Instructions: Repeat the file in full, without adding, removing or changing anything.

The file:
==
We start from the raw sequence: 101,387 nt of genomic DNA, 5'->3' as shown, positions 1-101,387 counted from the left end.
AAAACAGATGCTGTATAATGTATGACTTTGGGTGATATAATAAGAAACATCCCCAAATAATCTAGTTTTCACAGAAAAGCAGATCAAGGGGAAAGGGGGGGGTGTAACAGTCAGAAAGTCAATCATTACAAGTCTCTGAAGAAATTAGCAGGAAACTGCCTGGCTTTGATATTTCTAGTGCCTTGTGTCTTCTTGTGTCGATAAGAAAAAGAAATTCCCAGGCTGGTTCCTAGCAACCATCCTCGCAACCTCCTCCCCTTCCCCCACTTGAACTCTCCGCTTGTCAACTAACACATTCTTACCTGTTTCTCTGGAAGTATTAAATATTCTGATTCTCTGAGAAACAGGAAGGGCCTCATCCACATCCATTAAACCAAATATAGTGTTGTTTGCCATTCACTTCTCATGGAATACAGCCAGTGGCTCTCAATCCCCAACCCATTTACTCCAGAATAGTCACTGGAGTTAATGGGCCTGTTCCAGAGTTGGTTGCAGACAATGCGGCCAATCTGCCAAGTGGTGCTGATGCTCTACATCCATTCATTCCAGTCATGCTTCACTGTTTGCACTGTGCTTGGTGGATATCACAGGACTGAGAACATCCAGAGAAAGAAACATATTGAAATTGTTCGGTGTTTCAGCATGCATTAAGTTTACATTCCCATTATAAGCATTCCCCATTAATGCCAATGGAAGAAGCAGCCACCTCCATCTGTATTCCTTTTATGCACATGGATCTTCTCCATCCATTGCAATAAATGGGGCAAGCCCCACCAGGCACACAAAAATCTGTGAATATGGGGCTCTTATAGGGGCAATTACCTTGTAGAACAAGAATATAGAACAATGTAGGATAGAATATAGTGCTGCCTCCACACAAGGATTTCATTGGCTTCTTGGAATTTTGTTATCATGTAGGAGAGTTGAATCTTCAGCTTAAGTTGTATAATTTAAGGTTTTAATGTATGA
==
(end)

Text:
We start from the raw sequence: 101,387 nt of genomic DNA, 5'->3' as shown, positions 1-101,387 counted from the left end.
AAAACAGATGCTGTATAATGTATGACTTTGGGTGATATAATAAGAAACATCCCCAAATAATCTAGTTTTCACAGAAAAGCAGATCAAGGGGAAAGGGGGGGGTGTAACAGTCAGAAAGTCAATCATTACAAGTCTCTGAAGAAATTAGCAGGAAACTGCCTGGCTTTGATATTTCTAGTGCCTTGTGTCTTCTTGTGTCGATAAGAAAAAGAAATTCCCAGGCTGGTTCCTAGCAACCATCCTCGCAACCTCCTCCCCTTCCCCCACTTGAACTCTCCGCTTGTCAACTAACACATTCTTACCTGTTTCTCTGGAAGTATTAAATATTCTGATTCTCTGAGAAACAGGAAGGGCCTCATCCACATCCATTAAACCAAATATAGTGTTGTTTGCCATTCACTTCTCATGGAATACAGCCAGTGGCTCTCAATCCCCAACCCATTTACTCCAGAATAGTCACTGGAGTTAATGGGCCTGTTCCAGAGTTGGTTGCAGACAATGCGGCCAATCTGCCAAGTGGTGCTGATGCTCTACATCCATTCATTCCAGTCATGCTTCACTGTTTGCACTGTGCTTGGTGGATATCACAGGACTGAGAACATCCAGAGAAAGAAACATATTGAAATTGTTCGGTGTTTCAGCATGCATTAAGTTTACATTCCCATTATAAGCATTCCCCATTAATGCCAATGGAAGAAGCAGCCACCTCCATCTGTATTCCTTTTATGCACATGGATCTTCTCCATCCATTGCAATAAATGGGGCAAGCCCCACCAGGCACACAAAAATCTGTGAATATGGGGCTCTTATAGGGGCAATTACCTTGTAGAACAAGAATATAGAACAATGTAGGATAGAATATAGTGCTGCCTCCACACAAGGATTTCATTGGCTTCTTGGAATTTTGTTATCATGTAGGAGAGTTGAATCTTCAGCTTAAGTTGTATAATTTAAGGTTTTAATGTATGA